Hawk’s Well Theater | Sligo
8 pm | Sat. 28th October 2017 Door 7 pm
She is a musician who likes to surprise. While best known for her arrangements of traditional Irish tunes, she has always been eager to explore new styles, and has toured and recorded with a Who’s Who of Irish and global musicians including Bono, Adam Clayton, Sinead O’Connor, Jackson Browne, John Prine, Steve Earle, The RTE Concert Orchestra, The Chieftains, The Waterboys, Willie Nelson, Nigel Kennedy, Alison Krauss and Shane MacGowan.
Sharon’s current band features long time collaborators, Jim Murray on Acoustic Guitar and Backing Vocals; Sean Regan on Fiddle/Percussion/Beatbox and Jack Maher on Electric Guitar and Vocals.
Her 12 studio recorded albums have all been very different and ground breaking mixing traditional Irish with reggae, country, Native American, bluegrass, rap, dance, African and French-Canadian music.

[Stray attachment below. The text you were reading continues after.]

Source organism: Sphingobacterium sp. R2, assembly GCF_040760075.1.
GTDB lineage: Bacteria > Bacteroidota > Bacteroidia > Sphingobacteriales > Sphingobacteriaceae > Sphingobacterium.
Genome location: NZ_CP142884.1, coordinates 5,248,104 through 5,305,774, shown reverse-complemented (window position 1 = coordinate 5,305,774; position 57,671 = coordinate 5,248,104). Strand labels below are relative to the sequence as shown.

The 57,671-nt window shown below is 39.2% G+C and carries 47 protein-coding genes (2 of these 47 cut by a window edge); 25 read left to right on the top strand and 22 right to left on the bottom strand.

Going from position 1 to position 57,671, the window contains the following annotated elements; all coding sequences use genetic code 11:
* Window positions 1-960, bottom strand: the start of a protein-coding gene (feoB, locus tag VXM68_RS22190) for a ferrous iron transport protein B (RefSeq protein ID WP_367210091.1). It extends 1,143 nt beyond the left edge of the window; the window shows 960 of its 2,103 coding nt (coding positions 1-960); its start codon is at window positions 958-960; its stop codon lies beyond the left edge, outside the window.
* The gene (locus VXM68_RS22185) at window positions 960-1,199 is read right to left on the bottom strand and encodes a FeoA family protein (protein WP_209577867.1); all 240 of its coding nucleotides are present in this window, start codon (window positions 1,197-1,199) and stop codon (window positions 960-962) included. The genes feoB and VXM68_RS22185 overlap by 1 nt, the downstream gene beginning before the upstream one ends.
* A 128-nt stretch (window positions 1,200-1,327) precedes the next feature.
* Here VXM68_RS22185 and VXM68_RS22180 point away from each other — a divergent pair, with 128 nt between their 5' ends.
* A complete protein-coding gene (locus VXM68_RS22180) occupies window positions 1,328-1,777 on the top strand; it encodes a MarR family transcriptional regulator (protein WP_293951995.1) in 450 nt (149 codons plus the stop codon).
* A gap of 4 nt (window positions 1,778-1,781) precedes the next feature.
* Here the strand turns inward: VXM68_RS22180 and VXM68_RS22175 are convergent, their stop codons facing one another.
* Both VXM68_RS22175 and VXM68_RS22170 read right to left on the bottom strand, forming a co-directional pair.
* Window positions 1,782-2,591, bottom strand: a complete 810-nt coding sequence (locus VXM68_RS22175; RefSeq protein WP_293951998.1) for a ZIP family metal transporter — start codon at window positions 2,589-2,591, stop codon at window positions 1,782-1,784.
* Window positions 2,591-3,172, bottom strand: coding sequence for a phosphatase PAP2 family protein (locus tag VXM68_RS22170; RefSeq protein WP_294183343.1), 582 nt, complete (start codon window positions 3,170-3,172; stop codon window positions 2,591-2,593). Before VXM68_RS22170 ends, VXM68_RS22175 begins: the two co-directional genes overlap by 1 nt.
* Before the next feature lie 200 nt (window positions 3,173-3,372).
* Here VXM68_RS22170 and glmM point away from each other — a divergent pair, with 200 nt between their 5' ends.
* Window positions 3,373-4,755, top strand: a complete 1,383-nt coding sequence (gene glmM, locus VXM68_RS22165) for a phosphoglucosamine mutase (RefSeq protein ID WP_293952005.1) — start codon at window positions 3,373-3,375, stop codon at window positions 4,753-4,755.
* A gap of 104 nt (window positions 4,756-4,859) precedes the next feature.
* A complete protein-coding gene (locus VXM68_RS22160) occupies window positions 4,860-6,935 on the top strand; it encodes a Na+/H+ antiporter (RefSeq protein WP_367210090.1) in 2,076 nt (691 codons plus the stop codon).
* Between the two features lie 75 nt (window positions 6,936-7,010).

Her early career took a massive lift when she joined the seminal rock band, The Waterboys. Her first show with that band was to an audience of 50,000 on the main stage at Glastonbury.
Her subsequent self-titled debut album was released worldwide and remains the best-selling album ever of traditional music in Ireland. The genre-defying star has had multi-platinum album sales and has had several number one albums, singles and DVDs. Her album Galway Girl went 4 times platinum in Ireland with the title track winning the Meteor award two years running for the most downloaded song.
She has entertained US Presidents Clinton at the White House and Obama in Dublin and Irish Presidents Robinson and MacAleese on presidential visits to Poland and Australia respectively. She recently accompanied Irish president Michael D. Higgins on his official tour of China
Among the many awards she has received including Hot Press and Meteor Awards, She also celebrates being the youngest ever recipient of the Meteor Lifetime Achievement Award.
Her most recent album Sacred Earth Sharon released In March, sees her bringing African music into the mix for the first time. The Guardian critic, Robin Denselow, said “Sharon has perfectly mastered an African/Irish crossover… Sacred Earth is a rousing reminder of why she is still so unique.”